While 65% of employers reimburse certification fees, that number fell one percentage point from the year before. Those offering recruitment bonuses declined two percentage points, and those paying for university tuition dropped five percentage points to 28 percent.
ISACA points out that shrinking benefits is widespread among industries, not something specific to cybersecurity, because of uncertainty about economic conditions.
Even so, Brandt sees a prime opportunity for companies to distinguish themselves from rivals. If a firm wants the best talent and can afford it, he says, it can say, “We can afford to throw in a little bit more money.”
Other ways a company can compensate for trimming costly benefits is to be more flexible with return-to-work mandates. About 28 percent of respondents said limits on remote working were the likely cause for leaving a job, up four percentage points from a year earlier.
Companies that are understaffed need to be a little bit more accommodating, especially when it comes to non-monetary incentives, Brandt says.
For now, training non-security staff to move into security roles continues to be the main way to handle the staffing shortages, according to the ISACA survey. Fewer companies reported bringing in contractors and consultants to fill gaps compared to last year.
The DEX edge
One way companies could have an edge in hiring top cyber talent or luring non-security staff over to security is by offering digital employee experience (DEX) solutions that improve employees’ interaction with the digital tools they use in their jobs. DEX solutions monitor devices’ performance at the endpoint to track, among other things, CPU utilization, throughput, and free disk space, and then work to increase efficiency of the technology. The goal is to reduce employees’ frustration and dissatisfaction with their workplace.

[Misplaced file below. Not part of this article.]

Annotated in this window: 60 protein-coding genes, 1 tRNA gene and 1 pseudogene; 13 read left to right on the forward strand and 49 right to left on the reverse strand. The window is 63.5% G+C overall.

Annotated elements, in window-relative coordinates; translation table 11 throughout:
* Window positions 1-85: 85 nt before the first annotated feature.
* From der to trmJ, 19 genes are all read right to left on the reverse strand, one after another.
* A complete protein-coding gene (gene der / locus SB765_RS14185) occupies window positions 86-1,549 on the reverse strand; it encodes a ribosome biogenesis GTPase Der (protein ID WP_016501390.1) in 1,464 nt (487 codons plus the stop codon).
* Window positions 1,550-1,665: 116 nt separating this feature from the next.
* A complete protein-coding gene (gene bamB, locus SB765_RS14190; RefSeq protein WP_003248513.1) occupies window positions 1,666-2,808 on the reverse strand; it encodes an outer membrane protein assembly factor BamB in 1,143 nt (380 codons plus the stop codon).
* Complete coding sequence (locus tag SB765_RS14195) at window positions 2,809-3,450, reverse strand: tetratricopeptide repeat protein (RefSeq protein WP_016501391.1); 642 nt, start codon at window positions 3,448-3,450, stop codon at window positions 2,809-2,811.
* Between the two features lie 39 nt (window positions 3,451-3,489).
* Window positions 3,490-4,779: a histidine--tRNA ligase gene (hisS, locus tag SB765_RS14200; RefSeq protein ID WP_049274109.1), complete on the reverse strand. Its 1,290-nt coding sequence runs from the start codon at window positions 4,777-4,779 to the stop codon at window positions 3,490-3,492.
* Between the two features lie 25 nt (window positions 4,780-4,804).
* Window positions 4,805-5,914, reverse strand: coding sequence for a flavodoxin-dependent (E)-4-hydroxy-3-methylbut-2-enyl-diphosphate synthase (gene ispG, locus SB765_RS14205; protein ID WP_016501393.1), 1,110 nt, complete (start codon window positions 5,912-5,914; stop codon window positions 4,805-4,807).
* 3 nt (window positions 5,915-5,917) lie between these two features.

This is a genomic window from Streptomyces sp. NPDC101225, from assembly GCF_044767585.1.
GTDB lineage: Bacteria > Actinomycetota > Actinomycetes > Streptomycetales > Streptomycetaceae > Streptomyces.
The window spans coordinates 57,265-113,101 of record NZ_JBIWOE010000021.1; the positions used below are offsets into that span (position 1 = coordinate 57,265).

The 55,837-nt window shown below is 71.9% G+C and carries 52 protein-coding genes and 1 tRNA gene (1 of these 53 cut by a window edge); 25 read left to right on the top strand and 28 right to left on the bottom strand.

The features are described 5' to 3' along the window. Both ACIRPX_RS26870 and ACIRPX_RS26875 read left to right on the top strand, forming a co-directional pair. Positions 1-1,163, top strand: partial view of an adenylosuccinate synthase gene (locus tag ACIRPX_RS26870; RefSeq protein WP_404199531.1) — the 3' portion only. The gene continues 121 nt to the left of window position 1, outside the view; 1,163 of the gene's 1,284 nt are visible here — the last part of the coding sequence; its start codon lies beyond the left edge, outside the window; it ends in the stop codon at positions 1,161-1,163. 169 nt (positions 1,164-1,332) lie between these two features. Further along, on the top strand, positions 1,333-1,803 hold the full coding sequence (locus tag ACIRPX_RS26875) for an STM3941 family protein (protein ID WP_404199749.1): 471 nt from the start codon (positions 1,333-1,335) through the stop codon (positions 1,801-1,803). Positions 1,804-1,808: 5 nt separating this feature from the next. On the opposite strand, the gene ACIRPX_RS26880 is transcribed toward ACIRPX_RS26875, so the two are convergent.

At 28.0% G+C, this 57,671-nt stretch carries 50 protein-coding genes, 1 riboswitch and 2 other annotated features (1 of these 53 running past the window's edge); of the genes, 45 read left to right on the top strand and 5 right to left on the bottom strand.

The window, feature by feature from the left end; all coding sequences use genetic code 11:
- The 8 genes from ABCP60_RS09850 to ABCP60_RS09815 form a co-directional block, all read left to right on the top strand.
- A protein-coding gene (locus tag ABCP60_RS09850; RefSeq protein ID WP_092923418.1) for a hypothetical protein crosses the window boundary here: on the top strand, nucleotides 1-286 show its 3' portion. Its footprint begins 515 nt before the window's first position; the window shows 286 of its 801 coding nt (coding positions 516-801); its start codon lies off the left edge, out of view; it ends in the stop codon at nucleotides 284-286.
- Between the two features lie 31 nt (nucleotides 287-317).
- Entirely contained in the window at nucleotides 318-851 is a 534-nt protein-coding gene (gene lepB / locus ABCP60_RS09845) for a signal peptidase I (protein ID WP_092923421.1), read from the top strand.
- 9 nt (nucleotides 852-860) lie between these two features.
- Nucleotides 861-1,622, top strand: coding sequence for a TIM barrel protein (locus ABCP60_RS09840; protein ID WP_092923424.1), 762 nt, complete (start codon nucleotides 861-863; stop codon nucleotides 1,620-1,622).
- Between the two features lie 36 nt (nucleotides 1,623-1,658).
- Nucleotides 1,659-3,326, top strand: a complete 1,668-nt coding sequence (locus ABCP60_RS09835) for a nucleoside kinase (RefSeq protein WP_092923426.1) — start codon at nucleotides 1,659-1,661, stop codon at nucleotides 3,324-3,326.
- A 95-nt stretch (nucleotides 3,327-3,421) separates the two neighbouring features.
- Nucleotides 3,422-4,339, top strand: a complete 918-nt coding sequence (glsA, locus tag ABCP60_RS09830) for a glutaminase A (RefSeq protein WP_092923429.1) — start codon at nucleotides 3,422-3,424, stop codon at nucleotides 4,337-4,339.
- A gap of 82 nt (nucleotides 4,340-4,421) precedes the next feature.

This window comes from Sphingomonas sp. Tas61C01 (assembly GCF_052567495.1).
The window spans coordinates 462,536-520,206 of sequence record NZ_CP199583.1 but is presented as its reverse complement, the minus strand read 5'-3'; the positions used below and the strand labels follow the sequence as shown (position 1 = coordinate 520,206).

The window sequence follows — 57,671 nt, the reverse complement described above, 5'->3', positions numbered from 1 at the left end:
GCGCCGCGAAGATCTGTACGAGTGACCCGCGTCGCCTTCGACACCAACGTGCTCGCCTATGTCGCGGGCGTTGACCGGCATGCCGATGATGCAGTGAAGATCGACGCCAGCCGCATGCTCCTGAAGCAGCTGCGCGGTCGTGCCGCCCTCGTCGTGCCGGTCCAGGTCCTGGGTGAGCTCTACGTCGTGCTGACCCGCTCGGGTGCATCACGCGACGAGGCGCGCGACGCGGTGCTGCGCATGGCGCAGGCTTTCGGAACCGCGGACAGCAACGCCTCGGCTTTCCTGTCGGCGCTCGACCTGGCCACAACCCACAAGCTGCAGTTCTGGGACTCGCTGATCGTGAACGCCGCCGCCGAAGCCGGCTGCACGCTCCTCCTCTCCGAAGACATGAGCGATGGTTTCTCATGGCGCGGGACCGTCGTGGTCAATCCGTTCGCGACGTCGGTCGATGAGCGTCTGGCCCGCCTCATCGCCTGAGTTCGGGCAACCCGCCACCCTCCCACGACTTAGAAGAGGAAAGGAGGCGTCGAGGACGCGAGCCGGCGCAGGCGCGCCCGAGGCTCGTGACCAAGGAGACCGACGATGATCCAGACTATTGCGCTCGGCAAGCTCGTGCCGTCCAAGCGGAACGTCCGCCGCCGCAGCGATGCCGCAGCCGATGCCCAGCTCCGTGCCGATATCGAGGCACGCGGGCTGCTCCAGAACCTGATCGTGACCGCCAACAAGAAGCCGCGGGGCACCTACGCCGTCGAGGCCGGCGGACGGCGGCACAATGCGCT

Companies that become known for their DEX programs may be able to hire top talent away from rivals and/or hire from within if current staff know there won’t be technological obstacles.
The DEX push is new enough that the ISACA survey didn’t include any specific DEX question, but Brandt says the association is conducting research to see what impact it may have. Implementation varies among companies, which makes comparisons difficult, but anything that helps smooth the use of technology at work is bound to improve morale and improve security.
Cybersecurity procedures and systems, “whether we want to admit or not, are inconvenient” for some workers who are looking for the path of least resistance, Brandt says.
Employees may be lax in changing passwords regularly, look for workarounds to avoid some security procedures, or use unauthorized devices they find more convenient. A DEX emphasis that leads to easier use of technology may reduce such actions.
The important story in the next few years will be the attempt to fill the many open entry-level positions, Brandt predicts. Companies in regions away from high-cost areas such as the mid-Atlantic corridor may be able to entice candidates at lower starting salaries in exchange for requiring fewer qualifications.
“Everybody needs to start somewhere,” Brandt says.